An affecting incident occurred in 1828, on the Missouri. A connection, by purchase, had been formed between a trader and an Ioway maid. They lived together for some time, and had issue, one child, The trader, as is often the case, abandoned his wife and child. The wife, agitated with contending emotions of love and bereavement, and knowing how hard would be her fate, strapped her child to the cradle, and throwing it on her back, pursued her faithless husband. She came within sight of him, but he eluded her. Arriving at the top of a high bluff that overlooked the country, and after straining her eyes by looking in every direction to catch a glimpse of him, or to see the way he was traveling, in vain, she stepped hastily to a part of the bluff that overhung the Missouri, and exclaiming, ” O God! all that I loved in this world has passed from my sight; my hopes are all at an end; I give myself and child to thee!” sprang into the river, and with her child was drowned.
We have spoken of the firm belief of the Ioway in a future state. What that state is, in their view of it, we will now briefly state. They believe that, after death, and after they are found by the Great Spirit who, as we have said in a preceding sketch, is constantly going about with a pipe of peace in his mouth, seeking the bodies of the dead they are guided by him to a rapid stream, over which always lies a log that is exceedingly slippery. Those who are destined to be happy are sustained by the Good Spirit in crossing upon this slippery log. The moment they reach the opposite shore, they are transported to a land filled with buffalo arid elk, the antelope and beaver; with otters, and raccoons, and muskrats. Over this beautiful land the sun always shines; the streams that irrigate it never dry up, whilst the air is filled with fragrance, and is of the most delightful temperature. The kettles are always slung, and the choicest cuts from the buffalo, the elk, &c., are always in a state of readiness to be eaten, whilst the smoke of these viands ascends for ever and ever. In this beautiful and happy country, the departed good meet, and mingle with their ancestors of all previous time, and all the friends that preceded them, all recognizing and saluting each other.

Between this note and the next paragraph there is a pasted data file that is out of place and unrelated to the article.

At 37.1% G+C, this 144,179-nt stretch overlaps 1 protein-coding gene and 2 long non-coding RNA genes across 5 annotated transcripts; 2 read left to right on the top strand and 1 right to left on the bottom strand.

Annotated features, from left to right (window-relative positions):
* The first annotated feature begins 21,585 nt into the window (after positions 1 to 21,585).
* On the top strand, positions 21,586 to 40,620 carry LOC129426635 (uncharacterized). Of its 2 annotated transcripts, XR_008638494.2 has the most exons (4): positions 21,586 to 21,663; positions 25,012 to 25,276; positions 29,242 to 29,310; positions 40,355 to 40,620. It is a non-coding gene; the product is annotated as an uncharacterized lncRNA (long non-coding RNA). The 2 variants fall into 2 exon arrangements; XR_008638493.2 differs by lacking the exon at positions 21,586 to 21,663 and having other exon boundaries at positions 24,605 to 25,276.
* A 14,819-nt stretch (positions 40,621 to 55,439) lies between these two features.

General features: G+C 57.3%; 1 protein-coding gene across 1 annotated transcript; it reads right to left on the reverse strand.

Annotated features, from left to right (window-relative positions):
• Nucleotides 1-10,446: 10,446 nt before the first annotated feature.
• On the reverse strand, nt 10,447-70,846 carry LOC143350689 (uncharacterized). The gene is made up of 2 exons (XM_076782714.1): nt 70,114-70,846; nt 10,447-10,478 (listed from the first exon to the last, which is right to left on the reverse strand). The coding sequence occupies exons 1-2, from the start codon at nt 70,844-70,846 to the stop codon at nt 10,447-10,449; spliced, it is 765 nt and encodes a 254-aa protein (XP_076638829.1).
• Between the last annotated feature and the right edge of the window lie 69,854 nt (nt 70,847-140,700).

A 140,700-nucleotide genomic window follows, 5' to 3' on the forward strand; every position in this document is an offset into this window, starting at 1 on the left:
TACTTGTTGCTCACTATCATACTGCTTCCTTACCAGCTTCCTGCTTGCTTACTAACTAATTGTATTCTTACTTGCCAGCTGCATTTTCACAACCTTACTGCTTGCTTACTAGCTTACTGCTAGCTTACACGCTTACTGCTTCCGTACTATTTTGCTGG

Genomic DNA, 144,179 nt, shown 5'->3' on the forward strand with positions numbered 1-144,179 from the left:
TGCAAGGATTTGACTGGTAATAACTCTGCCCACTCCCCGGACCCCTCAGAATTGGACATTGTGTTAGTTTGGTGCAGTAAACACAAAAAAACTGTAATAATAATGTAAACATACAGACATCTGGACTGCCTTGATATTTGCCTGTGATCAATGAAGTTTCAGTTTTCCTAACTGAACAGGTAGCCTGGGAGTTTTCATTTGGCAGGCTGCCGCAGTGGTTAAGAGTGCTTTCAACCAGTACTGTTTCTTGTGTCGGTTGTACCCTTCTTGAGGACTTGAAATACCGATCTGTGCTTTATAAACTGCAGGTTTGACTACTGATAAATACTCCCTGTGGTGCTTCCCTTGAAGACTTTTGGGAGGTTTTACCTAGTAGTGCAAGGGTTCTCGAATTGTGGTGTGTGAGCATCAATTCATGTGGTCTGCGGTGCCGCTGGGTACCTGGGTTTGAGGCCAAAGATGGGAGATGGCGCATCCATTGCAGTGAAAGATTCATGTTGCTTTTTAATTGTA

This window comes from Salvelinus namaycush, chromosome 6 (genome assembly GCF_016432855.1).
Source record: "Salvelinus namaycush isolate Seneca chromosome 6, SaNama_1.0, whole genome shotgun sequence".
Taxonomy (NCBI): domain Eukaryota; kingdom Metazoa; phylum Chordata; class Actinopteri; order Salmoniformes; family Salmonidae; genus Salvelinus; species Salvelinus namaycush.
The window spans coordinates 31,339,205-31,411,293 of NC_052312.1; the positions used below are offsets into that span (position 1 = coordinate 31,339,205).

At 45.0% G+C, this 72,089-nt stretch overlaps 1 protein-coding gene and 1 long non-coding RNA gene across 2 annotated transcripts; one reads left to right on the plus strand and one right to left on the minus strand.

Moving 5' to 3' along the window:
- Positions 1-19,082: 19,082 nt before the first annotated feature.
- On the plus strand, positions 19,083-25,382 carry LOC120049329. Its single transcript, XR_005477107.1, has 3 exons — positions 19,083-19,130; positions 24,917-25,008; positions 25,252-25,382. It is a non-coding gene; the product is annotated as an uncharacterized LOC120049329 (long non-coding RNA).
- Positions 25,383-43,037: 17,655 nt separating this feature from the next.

But when the wicked die, they are guided to this slippery log, and then abandoned, when they fall into the stream, and, after being whirled about in many directions, they awake and find themselves upon firm ground, but in the midst of sterility, of poverty, and of desolation. All around them are snakes, lizards, frogs, and grass hoppers; and there is no fuel to kindle a fire. This barren land is in full view of the beautiful country, and of all its delights, whilst over it constantly pass the odors of the viands; but from a participation in any thing there, they are for ever debarred.
In this belief Rantchewaime grew up. It was to gain admission into this heaven, and to avoid this place of punishment, she so often went into retirement to pray; and all her virtues and good works, she believed, were put down as so many titles to this beautiful heaven. There can be little doubt, that a mind thus formed, and a conscience thus tender, would, under the guidance of the Christian faith, and the enlightening influence of our most holy religion, have carried their possessor to the highest attainments, and made her a bright and a shining light. It is impossible to contemplate a child of nature so gifted in all that is excellent, without feeling a regret that the principles of a more rational religion had not reached Rantchewaime, and that she had not participated in its enjoyments. But He to whom she has gone will know how to judge her. Certain it is, of those to whom a little has been given, but little will be required; and although Rantchewaime may not have found the heaven she aspired to reach, she has found one far more delightful, and as eternal.
Bears’ oil is kept in bladders, and used by the Indians in cooking, for the same purposes for which we use lard’ or butter. ↩